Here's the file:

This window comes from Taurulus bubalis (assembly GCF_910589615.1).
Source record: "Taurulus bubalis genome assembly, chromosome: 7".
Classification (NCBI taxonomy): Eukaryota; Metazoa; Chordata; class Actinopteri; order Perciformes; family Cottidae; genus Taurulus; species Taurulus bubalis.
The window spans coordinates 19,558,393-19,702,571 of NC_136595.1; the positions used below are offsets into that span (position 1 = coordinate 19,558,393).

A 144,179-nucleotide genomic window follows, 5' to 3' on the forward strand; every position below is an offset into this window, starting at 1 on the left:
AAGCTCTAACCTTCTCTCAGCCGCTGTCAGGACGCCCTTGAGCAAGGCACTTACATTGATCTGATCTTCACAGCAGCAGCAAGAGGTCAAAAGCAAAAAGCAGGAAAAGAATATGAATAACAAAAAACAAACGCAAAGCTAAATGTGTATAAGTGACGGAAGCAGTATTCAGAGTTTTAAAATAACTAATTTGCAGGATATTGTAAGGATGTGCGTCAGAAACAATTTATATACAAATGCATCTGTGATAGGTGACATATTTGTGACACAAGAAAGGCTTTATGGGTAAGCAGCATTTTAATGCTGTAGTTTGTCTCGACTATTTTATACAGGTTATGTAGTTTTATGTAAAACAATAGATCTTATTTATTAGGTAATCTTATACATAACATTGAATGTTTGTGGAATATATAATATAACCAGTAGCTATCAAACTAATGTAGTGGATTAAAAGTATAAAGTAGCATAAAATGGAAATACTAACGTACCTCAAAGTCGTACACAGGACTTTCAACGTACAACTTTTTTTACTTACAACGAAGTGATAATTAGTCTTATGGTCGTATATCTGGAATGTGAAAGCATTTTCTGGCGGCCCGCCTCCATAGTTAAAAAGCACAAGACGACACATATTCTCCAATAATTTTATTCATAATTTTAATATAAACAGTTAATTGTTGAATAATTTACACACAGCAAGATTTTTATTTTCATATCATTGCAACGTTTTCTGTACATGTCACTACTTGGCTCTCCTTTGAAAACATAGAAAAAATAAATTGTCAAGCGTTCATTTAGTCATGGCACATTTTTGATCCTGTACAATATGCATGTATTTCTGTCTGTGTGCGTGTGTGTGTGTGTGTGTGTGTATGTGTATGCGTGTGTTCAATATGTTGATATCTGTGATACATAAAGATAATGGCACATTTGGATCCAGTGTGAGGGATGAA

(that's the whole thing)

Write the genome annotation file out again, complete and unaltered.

This window comes from Taurulus bubalis (assembly GCF_910589615.1).
Source record: "Taurulus bubalis genome assembly, chromosome: 7".
Classification (NCBI taxonomy): Eukaryota; Metazoa; Chordata; class Actinopteri; order Perciformes; family Cottidae; genus Taurulus; species Taurulus bubalis.
The window spans coordinates 19,558,393-19,702,571 of NC_136595.1; the positions used below are offsets into that span (position 1 = coordinate 19,558,393).

A 144,179-nucleotide genomic window follows, 5' to 3' on the forward strand; every position below is an offset into this window, starting at 1 on the left:
AAGCTCTAACCTTCTCTCAGCCGCTGTCAGGACGCCCTTGAGCAAGGCACTTACATTGATCTGATCTTCACAGCAGCAGCAAGAGGTCAAAAGCAAAAAGCAGGAAAAGAATATGAATAACAAAAAACAAACGCAAAGCTAAATGTGTATAAGTGACGGAAGCAGTATTCAGAGTTTTAAAATAACTAATTTGCAGGATATTGTAAGGATGTGCGTCAGAAACAATTTATATACAAATGCATCTGTGATAGGTGACATATTTGTGACACAAGAAAGGCTTTATGGGTAAGCAGCATTTTAATGCTGTAGTTTGTCTCGACTATTTTATACAGGTTATGTAGTTTTATGTAAAACAATAGATCTTATTTATTAGGTAATCTTATACATAACATTGAATGTTTGTGGAATATATAATATAACCAGTAGCTATCAAACTAATGTAGTGGATTAAAAGTATAAAGTAGCATAAAATGGAAATACTAACGTACCTCAAAGTCGTACACAGGACTTTCAACGTACAACTTTTTTTACTTACAACGAAGTGATAATTAGTCTTATGGTCGTATATCTGGAATGTGAAAGCATTTTCTGGCGGCCCGCCTCCATAGTTAAAAAGCACAAGACGACACATATTCTCCAATAATTTTATTCATAATTTTAATATAAACAGTTAATTGTTGAATAATTTACACACAGCAAGATTTTTATTTTCATATCATTGCAACGTTTTCTGTACATGTCACTACTTGGCTCTCCTTTGAAAACATAGAAAAAATAAATTGTCAAGCGTTCATTTAGTCATGGCACATTTTTGATCCTGTACAATATGCATGTATTTCTGTCTGTGTGCGTGTGTGTGTGTGTGTGTGTGTATGTGTATGCGTGTGTTCAATATGTTGATATCTGTGATACATAAAGATAATGGCACATTTGGATCCAGTGTGAGGGATGAA